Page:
US 2772169 A
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United States Patet ANTIOXIDANT MATERIAL AND USE OF SAID MATERIAL 1N TREATING MEAT Lloyd A. Hall, Chicago, 111., assignor to The Griffith Laboratories, Inc., a corporation of Illinois No Drawing. Application January 6, 1956, Serial No. 557,649
Claims. (Cl. 99-159) This application is a continuation-in-part of my copending application Serial No. 380,106, filed September 14, 1953, which was, in turn, a continuation-in-part of my copending application Serial No. 175,015, filed July 20, 1950, now abandoned, which was, in turn, continuation-in-part of the then copending application Serial No. 27,835, filed May 18, 1948, now abandoned.
In the curing of meat in the presence of a nitrite salt, the hemoglobin and myoglobin present in the lean portions of the meat are transformed to nitrosohemoglobin and nitrosohemochromogen, and to nitrosomyoglobin and nitrosomycohromogen, respectively. It is this cure which produces the desirable red color in cured meat such as bacon and sausage. The nitrite is present in order to supply nitric oxide required in the formation of the nitroso compounds. If too much nitrite is present or if conditions are not proper, the nitrite can act as an oxidizing agent to destroy the red color. In most meat, however, a balanced curing agent in and of itself will produce a properly colored meat during the cure.
In recent years the pre-slicing and pre-packaging of cured meats has become a fixed marketing practice. Because of the resulting increased exposure of the meat to light and air,-there is today a markedly increased tendency for meat to become gray or lose its red color prior to sale or consumption. While this apparently does the meat no harm, the product loses its consumer appeal and the customer frequently believes that the product has been spoiled.
The change which occurs when the desirable red color is lost is not a simple oxidation phenomenon, and ordinary antioxidants have little or no effect upon it.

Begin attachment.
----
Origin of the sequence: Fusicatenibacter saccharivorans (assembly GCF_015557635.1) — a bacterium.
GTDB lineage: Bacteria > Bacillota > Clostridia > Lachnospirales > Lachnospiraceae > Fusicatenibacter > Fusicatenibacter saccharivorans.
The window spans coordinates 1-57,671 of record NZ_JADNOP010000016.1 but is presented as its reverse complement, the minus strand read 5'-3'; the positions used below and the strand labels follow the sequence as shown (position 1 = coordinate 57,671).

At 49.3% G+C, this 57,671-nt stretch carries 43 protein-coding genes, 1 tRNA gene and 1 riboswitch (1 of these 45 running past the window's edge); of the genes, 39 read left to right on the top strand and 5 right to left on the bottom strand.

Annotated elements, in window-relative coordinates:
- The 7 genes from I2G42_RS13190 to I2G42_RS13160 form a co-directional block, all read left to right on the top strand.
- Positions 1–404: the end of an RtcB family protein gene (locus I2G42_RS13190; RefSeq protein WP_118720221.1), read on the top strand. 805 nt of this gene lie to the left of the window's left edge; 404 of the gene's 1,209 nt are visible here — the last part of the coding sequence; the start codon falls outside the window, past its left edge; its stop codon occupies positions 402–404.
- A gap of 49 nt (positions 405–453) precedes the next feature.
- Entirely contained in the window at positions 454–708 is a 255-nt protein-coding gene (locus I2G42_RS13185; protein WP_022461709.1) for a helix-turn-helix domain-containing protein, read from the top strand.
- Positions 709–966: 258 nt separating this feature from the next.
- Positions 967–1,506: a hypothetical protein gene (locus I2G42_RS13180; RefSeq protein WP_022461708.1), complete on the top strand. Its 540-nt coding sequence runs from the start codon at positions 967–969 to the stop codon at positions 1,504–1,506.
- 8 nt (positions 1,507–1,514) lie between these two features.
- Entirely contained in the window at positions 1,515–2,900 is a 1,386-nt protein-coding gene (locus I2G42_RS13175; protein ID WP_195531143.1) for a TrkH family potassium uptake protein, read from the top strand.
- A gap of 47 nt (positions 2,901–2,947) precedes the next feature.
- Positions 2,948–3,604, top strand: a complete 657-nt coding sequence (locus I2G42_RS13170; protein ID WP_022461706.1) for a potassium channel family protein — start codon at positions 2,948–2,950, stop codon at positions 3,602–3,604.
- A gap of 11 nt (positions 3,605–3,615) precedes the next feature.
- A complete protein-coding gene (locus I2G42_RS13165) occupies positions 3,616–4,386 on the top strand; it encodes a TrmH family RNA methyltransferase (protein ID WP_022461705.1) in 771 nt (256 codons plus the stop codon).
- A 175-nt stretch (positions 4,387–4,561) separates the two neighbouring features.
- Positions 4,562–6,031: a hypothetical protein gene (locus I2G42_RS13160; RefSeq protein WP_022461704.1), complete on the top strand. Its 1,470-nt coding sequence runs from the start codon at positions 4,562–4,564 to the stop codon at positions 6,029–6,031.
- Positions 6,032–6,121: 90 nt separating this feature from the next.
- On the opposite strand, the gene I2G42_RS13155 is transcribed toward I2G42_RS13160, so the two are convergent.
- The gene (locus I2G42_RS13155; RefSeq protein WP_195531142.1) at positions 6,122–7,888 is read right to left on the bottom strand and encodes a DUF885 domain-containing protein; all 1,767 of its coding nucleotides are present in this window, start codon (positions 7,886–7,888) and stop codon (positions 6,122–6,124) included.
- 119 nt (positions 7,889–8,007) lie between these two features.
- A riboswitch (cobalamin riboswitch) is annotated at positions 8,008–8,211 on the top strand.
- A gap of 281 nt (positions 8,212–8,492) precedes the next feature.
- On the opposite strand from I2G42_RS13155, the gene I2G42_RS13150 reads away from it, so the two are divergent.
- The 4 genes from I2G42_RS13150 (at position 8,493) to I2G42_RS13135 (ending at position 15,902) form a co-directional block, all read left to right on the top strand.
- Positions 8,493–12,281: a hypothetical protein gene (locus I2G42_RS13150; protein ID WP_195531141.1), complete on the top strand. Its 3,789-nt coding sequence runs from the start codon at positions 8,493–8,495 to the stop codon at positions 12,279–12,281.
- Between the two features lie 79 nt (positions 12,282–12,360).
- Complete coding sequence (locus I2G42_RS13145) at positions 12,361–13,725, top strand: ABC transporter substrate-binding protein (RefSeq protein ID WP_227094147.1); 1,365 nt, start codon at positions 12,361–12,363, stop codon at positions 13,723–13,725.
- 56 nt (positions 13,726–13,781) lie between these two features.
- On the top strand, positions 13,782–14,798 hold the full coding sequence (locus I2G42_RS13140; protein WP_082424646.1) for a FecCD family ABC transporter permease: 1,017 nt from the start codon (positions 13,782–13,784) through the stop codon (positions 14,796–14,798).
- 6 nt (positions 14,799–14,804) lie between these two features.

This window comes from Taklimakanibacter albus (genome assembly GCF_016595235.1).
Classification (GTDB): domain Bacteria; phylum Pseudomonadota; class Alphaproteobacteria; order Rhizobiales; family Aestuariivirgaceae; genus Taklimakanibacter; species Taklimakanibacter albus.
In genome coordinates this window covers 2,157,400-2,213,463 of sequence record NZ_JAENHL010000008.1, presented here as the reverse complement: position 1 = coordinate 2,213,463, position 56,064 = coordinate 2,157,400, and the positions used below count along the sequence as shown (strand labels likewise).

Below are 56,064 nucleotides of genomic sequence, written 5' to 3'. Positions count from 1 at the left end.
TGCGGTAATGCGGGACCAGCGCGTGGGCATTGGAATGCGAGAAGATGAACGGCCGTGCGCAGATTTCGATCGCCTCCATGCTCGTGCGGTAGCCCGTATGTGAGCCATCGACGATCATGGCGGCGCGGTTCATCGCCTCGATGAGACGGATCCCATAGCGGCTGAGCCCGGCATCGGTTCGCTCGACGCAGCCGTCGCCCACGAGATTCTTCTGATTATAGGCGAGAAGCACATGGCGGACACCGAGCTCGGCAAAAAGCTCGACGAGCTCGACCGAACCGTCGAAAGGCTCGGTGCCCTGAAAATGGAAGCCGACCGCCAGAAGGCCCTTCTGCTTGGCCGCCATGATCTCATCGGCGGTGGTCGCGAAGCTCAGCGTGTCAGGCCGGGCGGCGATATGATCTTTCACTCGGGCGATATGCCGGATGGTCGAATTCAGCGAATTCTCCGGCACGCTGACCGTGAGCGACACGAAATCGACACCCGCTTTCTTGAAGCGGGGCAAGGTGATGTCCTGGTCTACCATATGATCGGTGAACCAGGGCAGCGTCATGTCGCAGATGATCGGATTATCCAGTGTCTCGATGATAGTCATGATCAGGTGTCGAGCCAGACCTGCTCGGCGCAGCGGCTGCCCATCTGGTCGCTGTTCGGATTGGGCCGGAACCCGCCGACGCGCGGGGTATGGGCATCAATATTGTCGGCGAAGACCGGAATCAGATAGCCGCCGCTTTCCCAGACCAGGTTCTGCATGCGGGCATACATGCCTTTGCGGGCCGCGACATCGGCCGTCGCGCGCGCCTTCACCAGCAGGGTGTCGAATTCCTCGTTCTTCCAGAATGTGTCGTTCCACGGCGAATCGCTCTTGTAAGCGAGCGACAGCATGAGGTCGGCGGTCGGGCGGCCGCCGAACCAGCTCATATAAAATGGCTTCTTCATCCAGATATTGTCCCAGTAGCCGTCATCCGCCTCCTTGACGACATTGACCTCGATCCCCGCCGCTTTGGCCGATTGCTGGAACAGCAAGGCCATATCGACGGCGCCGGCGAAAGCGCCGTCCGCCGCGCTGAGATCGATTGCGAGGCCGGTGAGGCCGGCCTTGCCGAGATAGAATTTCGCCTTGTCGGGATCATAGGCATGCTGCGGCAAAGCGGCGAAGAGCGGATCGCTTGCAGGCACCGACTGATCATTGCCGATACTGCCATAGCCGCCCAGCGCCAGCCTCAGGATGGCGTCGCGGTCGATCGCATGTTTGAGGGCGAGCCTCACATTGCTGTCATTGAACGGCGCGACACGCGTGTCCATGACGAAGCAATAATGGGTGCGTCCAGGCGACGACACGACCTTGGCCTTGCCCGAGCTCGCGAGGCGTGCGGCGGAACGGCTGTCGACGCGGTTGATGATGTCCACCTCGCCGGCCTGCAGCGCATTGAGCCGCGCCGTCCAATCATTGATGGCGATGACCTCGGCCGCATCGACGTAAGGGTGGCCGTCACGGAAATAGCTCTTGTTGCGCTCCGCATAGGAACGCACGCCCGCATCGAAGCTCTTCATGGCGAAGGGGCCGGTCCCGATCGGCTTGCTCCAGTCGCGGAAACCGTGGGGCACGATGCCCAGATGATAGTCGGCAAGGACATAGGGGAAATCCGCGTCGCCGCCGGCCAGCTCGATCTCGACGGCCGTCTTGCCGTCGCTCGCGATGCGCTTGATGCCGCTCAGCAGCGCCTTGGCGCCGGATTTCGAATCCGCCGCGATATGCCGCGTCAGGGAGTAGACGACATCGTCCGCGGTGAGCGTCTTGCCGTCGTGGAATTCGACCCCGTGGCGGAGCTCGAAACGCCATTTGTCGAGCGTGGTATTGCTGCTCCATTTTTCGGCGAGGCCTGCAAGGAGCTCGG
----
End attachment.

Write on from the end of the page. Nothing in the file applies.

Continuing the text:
I have found that the addition of an ascorbic acideither the lor d-ascorbic acidto meat either prior to, during, or after the curing process is of benefit in producing and retaining the desired red color for the lean portions thereof. If desired, ascorbic acid may be used in combination with other suitable antioxidants.
In my application Serial No. 27,835, I indicated the addition of ascorbic acid as the best antioxidant for the protection of sausage and bacon. For example, at the top of page 8 of said application, it is indicated that the use of ascorbic acid results in the highest A. O. M. figure for any of the antioxidants disclosed, thus indicating that ascorbic acid is the most effective antioxidant disclosed. Reference to bacon in said application referred to bacon treated to effect its cure, that is, bacon containing nitrate salts and/or nitrite salts, which is in conformance with accepted use of the term bacon in the art. In the case of sausage, which is disclosed in said application, it is absolutely necessary that ascorbic acid 2,772,169 Patented Nov. 27,1956
the like, as wel as suitable admixtures thereof, may be,
used in combination with ascorbic acid.
The phospholipoid, such as lecithin, that is used in the present invention serves to make the ascorbic acid soluble in fats and also solubilizes the gallic ester. It also aids in reducing the amounts of antioxidant normally extracted by water, particularly hot water. The use of a phospholipoid carrier or solubilizer for gallic ester antioxidants has been described and claimed in my copending application Serial No. 606,283, filed July 20, 1945 and issued March 22, 1949, as Patent No. 2,464,928.
The gallic esters that may be used are preferably methylgallate, ethyl gallate, propyl gallate, butyl gallate, lauryl gallate, hexy gallate and combinations thereof. The oil that is used may be any edible oil, such as a vegetable oil or lard oil; The preferred oil is corn oil, wheat germ oil, or other oils containing tocopherols as the tocopherols also have an antioxidant action. If desired a tocopherol concentrate such as a distilled concentrate of mixed tocopherols may also be added. The oils that may be used include corn oil, cottonseed oil, wheat germ oil, the various hydogenated oils, lard oils, and mixtures of these or other oils.
The antioxidant compositions of this invention must be free from moisture. They may be used either in regular strength or concentrated form. The preferred proportions for both regular and concentrated strengths are as follows:
Table I Percent Gallic ester 1.5 to 7.5 Ascorbic acid 1.5 to 7.0 7 Phospholipoid 12.0 to 40.0 Edible oil 85.0 to 42.5